it's very haphazard, moving from whatever is controversial in a given week, but the problem for democrats that you hear some of them talk about now the president needs to change the subject back to what is good. but it's not a big story if somebody who didn't used to have againtal insurance or some poor family that would have gone bankrupt doesn't any who are. >> "new york times" says the president misspoke about keeping one's insurance plan.who are. >> "new york times" says the president misspoke about keeping one's insurance plan. says all plans will be required to provide ten essential benefits that are now not part of many policies. when will this start possible the headline we're talking about and not the technology? months, years? >> i think the technology will be the headline for some time up we get on the other side of that. and then we can decide our way forward. i do think the white house communications team is guilty of a bit of malfeasance here for this president. p they put him in positions
where he's had to be defensive about a policy that is a great policy, that rather than coming out and continuously with a positive message about kids being on their parents' policy until 26, about being able to be covered when you have pre-existing conditions, when you're like me and you had to buy a junk policy that nearly put you into bankruptcy because you got sick. so those kinds of issues we weren't able to get to because of some missteps that we saw earlier on. and so when will this conversation really be had? when we get out of this technology debacle and people can sane ign up for the health they deserve. >> later we'll have a look at some 2016 frontrunners. will the twitter ipo bring in the big pucks? plus prayer and politics. the question before the supreme court this week. the ruling could impact the high court itself.
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. >> topping the head lea leans l, the man who killed a tsa agent at los angeles international airport has been charged with first degree murder and committing violence. he can face the death penalty. we'll have a live report later this hour. john kerry wrapped up a visit to egypt, the first since morsi was ousted. morsi's removal led the u.s. to suspend hundreds of millions of aide earmarked for egypt.
>> i want to make it clear the united states will continue to provide support that directly benefits the egyptian people in health, scholarships and private sector development. virginia's democratic gubernatorial candidate terry mcauliffe has brought out all the rock stars. hillary clinton was out his behalf two weeks ago. the following weekend, bill clinton. tomorrow joe biden, and today the president hit the trail. >> i hope you guys are fired up on tuesday because we cannot have people staying home when so much is at stake. i hope you're ready to fight for terry because he's ready to fight for you for the next four years. >> republican candidate ken cuccinelli meanwhile has rnc chair and wisconsin governor scott walker with his yesterday. politico this week noted, quote,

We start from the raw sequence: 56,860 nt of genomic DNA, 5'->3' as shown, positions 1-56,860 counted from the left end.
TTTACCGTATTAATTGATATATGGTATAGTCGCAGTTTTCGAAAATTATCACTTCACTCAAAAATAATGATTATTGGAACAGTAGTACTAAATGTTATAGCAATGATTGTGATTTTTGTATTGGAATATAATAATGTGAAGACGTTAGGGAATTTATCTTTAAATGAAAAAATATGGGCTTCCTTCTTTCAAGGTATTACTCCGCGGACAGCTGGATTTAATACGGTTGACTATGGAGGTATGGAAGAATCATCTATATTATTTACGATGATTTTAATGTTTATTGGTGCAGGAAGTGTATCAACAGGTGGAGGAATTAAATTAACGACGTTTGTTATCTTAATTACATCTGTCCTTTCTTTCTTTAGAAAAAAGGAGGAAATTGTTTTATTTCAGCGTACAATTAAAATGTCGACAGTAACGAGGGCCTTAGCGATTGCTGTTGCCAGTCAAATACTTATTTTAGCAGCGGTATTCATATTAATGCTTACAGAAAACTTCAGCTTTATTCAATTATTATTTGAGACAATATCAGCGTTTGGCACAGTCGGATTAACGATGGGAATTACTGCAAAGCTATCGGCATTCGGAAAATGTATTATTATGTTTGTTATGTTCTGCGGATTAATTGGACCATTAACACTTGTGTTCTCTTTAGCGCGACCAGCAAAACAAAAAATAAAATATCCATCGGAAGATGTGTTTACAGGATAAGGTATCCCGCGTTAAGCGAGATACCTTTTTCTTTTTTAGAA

the striking contrast in surrogates in the home stretch of the virginia governor's race is another reminder of the gop's larger leadership vacuum and the civil war for the soul of a party still reeling from last year's thrashing. simply put, the party lacks a single unifying figure who appeals to every wing of the party let alone matches the star power of the clinton/obama tandem. joining me now is former congressman tom davis. thanks for being with us. does the gop really have just one or two big name closers? >> we have a the lot of cloers appealing to different wings of the party and i think most of them have come in at one time or another for our candidate. >> but they're mentioning the clinton/tandem coming out to help mcauliffe. >> it's hard to beat a president andest president and secretary of state in terms of bringing star power out. elections aren't won on who you bring out at the end.
they attract kouds. but the bigger problem is the fight in virginia is the same fight we're seeing nationally over what's the heart and soul of the republican party. and in this case they're appealing to the party base and not independents in the closing days trying to drive up turnout. >> "new york times" writes about former president george w. bush, quote, nearly five years after leaving office, the nation's 43rd president lives a life of self imposed exile in texas. more interested in painting than politics, recovering from a heart scare, and privately worried about the rise of the tea party. golfing with federal reserve rv out of the public debate. what do you think, what would be the effect of having bush more involved in national politics? is he the compassionate conservative the party might need right now? >> well, i think we'll need new faces. i think the president is a states man, he isn't want to interfere with the current administration. that's a classy thing do. some people can't seem to let it alone.